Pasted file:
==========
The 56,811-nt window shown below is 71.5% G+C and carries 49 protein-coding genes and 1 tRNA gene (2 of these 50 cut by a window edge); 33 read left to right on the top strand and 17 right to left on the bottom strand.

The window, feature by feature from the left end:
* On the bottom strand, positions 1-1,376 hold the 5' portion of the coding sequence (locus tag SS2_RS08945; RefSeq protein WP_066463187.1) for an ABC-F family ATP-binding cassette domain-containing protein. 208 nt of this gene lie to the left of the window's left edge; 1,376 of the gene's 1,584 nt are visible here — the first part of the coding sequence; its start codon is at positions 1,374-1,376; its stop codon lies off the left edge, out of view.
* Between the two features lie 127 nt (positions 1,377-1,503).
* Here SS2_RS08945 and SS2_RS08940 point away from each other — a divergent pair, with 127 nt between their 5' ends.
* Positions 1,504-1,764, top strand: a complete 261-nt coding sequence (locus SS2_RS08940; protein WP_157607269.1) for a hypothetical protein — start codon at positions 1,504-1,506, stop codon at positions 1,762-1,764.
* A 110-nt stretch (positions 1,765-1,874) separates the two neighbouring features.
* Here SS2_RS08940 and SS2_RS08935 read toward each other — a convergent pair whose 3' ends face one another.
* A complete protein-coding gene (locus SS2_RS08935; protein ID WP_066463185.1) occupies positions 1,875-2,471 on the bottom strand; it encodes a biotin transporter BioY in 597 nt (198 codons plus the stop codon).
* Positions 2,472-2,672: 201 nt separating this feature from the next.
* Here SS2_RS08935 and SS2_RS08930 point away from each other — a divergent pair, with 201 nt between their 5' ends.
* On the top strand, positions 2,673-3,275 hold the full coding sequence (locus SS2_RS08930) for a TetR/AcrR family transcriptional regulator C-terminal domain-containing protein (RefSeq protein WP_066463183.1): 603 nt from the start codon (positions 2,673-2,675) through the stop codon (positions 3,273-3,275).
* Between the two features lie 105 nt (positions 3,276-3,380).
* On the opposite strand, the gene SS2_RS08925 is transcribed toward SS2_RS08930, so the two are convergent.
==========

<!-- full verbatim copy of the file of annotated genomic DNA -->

The 56,811-nt window shown below is 71.5% G+C and carries 49 protein-coding genes and 1 tRNA gene (2 of these 50 cut by a window edge); 33 read left to right on the top strand and 17 right to left on the bottom strand.

The window, feature by feature from the left end:
* On the bottom strand, positions 1-1,376 hold the 5' portion of the coding sequence (locus tag SS2_RS08945; RefSeq protein WP_066463187.1) for an ABC-F family ATP-binding cassette domain-containing protein. 208 nt of this gene lie to the left of the window's left edge; 1,376 of the gene's 1,584 nt are visible here — the first part of the coding sequence; its start codon is at positions 1,374-1,376; its stop codon lies off the left edge, out of view.
* Between the two features lie 127 nt (positions 1,377-1,503).
* Here SS2_RS08945 and SS2_RS08940 point away from each other — a divergent pair, with 127 nt between their 5' ends.
* Positions 1,504-1,764, top strand: a complete 261-nt coding sequence (locus SS2_RS08940; protein WP_157607269.1) for a hypothetical protein — start codon at positions 1,504-1,506, stop codon at positions 1,762-1,764.
* A 110-nt stretch (positions 1,765-1,874) separates the two neighbouring features.
* Here SS2_RS08940 and SS2_RS08935 read toward each other — a convergent pair whose 3' ends face one another.
* A complete protein-coding gene (locus SS2_RS08935; protein ID WP_066463185.1) occupies positions 1,875-2,471 on the bottom strand; it encodes a biotin transporter BioY in 597 nt (198 codons plus the stop codon).
* Positions 2,472-2,672: 201 nt separating this feature from the next.
* Here SS2_RS08935 and SS2_RS08930 point away from each other — a divergent pair, with 201 nt between their 5' ends.
* On the top strand, positions 2,673-3,275 hold the full coding sequence (locus SS2_RS08930) for a TetR/AcrR family transcriptional regulator C-terminal domain-containing protein (RefSeq protein WP_066463183.1): 603 nt from the start codon (positions 2,673-2,675) through the stop codon (positions 3,273-3,275).
* Between the two features lie 105 nt (positions 3,276-3,380).
* On the opposite strand, the gene SS2_RS08925 is transcribed toward SS2_RS08930, so the two are convergent.